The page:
We all know what a regular mortgage looks like. You take out a loan with a bank to get the finance to purchase a home, then pay off the loan with interest over time while having the benefit of living in the property and treating it as your own, subject to the mortgage to the bank. Every repayment you make, increases the equity you have in your property.
A reverse mortgage is essentially the opposite, you already own the home but take out a loan to finance renovations, medical or other expenses, but never make any repayments and the bank over time gets an increasing amount of equity in your property. Unfortunately for some, they reach retirement being asset rich but cash poor and it might be that this type of arrangement is the only way to free up some often much needed funds for medical or other expenses.
It is important in this situation that consideration is given to all the potential flow on effects of a reverse mortgage. Independent legal and financial advice are vital. Reverse mortgages could have an effect on eligibility requirements for the aged pension, aged care funding, estate planning and administration, the ability for family members to remain living in the home if the owner has to move into aged care, and your ability to make decisions regarding your own home without the financer’s approval. The interest rates will more than likely be much larger than a regular home loan and compounds over time, so the repayment amount gets larger the longer the loan remains unpaid. This type of loan is usually repaid once the property is sold either when the homeowner moves into aged care or after they pass away. There may be other options that could be explored such as a loan from a family member or selling a portion of the property to an intended estate beneficiary. Before entering into a reverse mortgage, ensure that you obtain appropriate legal and financial advice and consider all the potential issues.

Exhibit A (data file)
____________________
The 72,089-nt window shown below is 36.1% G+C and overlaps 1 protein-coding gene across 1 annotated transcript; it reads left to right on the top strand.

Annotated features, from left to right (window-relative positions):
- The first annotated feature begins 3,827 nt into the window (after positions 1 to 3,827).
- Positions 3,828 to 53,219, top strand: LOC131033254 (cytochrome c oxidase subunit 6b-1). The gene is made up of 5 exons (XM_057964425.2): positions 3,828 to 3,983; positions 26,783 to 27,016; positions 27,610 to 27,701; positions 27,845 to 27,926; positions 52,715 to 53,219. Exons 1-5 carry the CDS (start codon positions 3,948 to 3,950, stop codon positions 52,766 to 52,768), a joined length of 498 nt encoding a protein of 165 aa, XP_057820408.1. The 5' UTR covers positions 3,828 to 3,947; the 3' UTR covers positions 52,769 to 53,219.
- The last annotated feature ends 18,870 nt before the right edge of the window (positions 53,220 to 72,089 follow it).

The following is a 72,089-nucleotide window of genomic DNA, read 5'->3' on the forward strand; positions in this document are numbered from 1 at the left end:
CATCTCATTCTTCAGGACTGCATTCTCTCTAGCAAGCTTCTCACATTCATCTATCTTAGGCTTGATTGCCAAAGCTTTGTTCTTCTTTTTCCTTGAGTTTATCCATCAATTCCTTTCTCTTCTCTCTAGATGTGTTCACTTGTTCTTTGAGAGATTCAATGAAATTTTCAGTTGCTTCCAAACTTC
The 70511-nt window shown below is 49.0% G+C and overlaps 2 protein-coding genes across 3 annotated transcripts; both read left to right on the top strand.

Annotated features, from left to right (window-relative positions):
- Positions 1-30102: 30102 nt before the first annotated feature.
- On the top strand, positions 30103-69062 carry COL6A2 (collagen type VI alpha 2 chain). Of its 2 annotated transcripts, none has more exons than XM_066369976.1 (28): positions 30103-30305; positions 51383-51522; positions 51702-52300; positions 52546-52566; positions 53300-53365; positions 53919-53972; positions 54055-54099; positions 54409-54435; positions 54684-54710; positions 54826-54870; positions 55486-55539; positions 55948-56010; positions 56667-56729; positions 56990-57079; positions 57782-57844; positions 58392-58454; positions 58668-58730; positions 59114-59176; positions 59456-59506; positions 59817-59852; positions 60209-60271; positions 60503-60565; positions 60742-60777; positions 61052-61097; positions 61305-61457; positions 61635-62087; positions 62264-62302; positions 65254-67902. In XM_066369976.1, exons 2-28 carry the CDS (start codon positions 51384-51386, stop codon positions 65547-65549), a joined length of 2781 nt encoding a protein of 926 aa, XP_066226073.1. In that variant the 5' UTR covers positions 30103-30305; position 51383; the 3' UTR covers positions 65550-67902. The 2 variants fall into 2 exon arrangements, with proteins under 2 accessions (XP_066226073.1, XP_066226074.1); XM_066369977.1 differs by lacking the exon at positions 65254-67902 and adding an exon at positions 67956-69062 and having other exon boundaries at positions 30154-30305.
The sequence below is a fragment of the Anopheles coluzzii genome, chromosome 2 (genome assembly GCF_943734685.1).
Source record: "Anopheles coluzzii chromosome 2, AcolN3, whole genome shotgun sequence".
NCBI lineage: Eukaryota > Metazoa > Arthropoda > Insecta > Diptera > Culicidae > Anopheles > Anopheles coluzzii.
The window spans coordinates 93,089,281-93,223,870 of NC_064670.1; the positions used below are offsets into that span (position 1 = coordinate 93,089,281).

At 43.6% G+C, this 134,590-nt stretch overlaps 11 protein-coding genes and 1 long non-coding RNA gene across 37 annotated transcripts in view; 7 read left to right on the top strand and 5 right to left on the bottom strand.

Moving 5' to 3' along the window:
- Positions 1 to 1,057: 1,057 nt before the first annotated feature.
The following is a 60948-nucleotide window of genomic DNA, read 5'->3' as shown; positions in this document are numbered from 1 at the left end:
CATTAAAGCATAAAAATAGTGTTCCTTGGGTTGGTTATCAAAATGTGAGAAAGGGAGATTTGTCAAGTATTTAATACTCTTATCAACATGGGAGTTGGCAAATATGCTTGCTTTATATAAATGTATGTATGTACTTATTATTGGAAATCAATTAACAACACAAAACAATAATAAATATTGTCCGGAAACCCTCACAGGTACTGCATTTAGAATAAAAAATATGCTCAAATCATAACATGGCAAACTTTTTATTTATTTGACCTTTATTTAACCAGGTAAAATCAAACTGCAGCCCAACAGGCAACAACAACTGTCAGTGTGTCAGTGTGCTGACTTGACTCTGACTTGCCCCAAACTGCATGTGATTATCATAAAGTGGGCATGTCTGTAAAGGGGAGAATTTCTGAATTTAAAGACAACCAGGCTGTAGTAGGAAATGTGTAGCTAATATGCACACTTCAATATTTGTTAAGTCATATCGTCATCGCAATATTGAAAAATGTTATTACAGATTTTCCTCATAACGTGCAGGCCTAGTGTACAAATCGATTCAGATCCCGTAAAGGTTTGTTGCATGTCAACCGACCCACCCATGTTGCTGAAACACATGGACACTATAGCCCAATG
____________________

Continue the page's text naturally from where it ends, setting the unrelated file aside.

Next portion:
KC Hilton, WNB Legal